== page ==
ISSN 1470-3947 (print) | ISSN 1479-6848 (online)

Endocrine Abstracts (2015) 38 P176 | DOI: 10.1530/endoabs.38.P176

Utilisation of nurse led clinics in endocrinology practice

Lisa Shepherd1, Anne Marland2, Rachel Austin3 & Helen Turner2

1Heart of England NHS Foundation Trust, Birmingham, UK; 2The Oxford Centre for Diabetes, Endocrinology and Metabolism, Oxford University Hospitals, Oxford, UK; 3Society for Endocrinology, Bristol, UK.

Since the introduction of the reduction in hours for junior doctors in 1991, nurse led clinics (NLC) have increasingly become embedded into specialist practice. Whilst some NLC such as Diabetes and Respiratory have been established for many years, in the area of Endocrinology they are a newer evolving concept.

Currently there is limited research in this area. An online survey was distributed to 98 nurse members of the Society for Endocrinology. The questionnaire consisted of 35 multiple-choice questions, and also allowed an open response for additional comments. Questions sought to investigate if nurses were involved in nurse led clinics, types of clinic, knowledge and skills required, medico legal considerations and barriers and drivers of these services.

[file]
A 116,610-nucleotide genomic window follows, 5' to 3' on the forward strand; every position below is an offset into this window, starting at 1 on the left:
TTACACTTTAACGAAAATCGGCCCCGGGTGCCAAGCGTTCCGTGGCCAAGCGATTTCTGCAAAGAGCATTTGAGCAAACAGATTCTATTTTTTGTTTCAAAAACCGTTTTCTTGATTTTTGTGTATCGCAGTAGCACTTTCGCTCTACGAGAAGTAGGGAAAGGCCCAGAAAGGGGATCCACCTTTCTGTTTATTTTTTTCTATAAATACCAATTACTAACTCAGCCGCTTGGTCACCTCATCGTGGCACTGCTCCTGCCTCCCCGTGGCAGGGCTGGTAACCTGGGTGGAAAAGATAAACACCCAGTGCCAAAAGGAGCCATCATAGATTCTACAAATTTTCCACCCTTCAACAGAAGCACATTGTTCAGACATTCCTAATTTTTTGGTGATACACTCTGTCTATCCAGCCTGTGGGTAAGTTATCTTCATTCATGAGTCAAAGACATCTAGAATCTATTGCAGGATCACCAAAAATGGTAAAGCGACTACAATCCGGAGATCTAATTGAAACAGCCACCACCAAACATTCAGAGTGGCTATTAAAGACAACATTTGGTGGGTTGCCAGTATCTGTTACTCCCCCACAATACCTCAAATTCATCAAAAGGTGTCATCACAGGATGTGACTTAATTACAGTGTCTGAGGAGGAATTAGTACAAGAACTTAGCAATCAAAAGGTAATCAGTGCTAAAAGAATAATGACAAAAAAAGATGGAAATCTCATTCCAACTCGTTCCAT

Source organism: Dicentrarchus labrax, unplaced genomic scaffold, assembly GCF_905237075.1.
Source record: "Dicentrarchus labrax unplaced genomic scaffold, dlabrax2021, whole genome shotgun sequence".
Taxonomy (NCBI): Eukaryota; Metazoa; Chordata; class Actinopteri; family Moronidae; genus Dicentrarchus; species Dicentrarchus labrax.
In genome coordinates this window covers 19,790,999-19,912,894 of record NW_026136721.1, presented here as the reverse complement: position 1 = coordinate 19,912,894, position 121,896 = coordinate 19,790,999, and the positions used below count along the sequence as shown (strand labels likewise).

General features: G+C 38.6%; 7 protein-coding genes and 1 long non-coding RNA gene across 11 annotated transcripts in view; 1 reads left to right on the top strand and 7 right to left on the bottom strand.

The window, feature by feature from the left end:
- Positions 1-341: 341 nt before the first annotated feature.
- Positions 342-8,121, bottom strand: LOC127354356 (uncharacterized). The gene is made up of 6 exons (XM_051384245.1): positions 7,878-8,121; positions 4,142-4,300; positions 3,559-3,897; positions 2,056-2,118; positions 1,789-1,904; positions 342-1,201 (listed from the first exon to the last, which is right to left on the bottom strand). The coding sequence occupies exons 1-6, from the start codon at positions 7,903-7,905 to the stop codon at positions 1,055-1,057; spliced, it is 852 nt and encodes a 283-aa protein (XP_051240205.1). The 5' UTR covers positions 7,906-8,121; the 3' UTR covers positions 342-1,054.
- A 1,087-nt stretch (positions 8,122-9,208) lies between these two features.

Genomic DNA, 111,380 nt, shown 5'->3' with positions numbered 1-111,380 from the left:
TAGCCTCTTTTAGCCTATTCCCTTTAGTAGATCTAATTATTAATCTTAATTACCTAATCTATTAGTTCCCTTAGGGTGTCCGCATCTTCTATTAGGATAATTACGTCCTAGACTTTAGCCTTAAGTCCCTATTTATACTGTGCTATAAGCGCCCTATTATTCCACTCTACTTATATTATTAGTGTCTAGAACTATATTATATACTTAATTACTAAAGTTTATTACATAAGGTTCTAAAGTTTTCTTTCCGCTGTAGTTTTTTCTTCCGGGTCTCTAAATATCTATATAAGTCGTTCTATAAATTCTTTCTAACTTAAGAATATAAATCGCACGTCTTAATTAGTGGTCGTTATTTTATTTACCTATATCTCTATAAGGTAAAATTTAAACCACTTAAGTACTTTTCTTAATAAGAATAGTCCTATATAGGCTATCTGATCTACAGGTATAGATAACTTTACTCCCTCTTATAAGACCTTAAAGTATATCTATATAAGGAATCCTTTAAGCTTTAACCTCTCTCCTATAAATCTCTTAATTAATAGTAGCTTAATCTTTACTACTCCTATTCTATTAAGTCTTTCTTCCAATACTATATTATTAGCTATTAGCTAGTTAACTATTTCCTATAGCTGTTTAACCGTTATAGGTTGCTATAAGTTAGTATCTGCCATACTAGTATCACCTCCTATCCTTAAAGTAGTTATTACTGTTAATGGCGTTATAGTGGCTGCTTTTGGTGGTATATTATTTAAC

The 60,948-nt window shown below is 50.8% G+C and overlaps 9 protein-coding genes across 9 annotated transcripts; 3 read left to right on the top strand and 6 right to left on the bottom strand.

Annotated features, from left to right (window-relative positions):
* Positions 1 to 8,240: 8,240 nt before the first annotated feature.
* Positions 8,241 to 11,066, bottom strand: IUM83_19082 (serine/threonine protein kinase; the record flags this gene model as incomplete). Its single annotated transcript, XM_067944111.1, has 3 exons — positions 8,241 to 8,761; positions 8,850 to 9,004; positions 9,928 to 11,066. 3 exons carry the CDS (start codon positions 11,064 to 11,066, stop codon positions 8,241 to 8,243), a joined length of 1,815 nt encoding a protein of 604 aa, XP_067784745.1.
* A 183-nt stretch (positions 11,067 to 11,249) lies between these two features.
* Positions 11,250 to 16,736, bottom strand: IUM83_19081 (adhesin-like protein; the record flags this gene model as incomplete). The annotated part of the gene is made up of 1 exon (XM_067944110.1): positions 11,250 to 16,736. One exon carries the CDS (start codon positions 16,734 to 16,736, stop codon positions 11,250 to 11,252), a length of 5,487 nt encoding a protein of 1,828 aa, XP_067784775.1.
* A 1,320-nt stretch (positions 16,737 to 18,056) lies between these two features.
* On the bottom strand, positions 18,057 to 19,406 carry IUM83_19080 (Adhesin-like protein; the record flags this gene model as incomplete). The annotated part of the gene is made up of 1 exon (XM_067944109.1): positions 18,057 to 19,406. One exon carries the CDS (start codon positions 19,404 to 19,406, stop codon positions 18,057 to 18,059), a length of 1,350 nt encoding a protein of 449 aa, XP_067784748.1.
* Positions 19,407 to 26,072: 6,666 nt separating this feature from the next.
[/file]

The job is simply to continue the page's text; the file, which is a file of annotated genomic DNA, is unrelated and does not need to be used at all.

Initial responses have been received from 29% (n=28) nurse members (teaching and general hospitals and the independent sector). 85.7% of respondents ran nurse led clinics in a wide range of endocrine specialisms. Although 53.9% had worked in the speciality for 10 years or less, 67.8% had studied at a degree level standard or higher. NLC are developed for a number of reasons including organisational and medical colleague support, experience of the endocrine specialist nurse (ESN), service need and financial savings/income generation. 100% of those responding worked with some, significant or full autonomy in clinics. In these clinics a large number of patients are seen per month with 84% reviewing 11–150 patients. ESNs use a combination of verbal and written consent in NLC for dynamic function testing, clinical examination, radiological procedures, treatments and research. Whilst 84% stated they optimised or changed medications only 52% were non-medical prescribers. All respondents felt that their service was valued.

In conclusion; ESN are extensively involved in providing a valuable service, working with a significant level of autonomy, although further work is required to establish the extent of formalisation of the knowledge and skills required.

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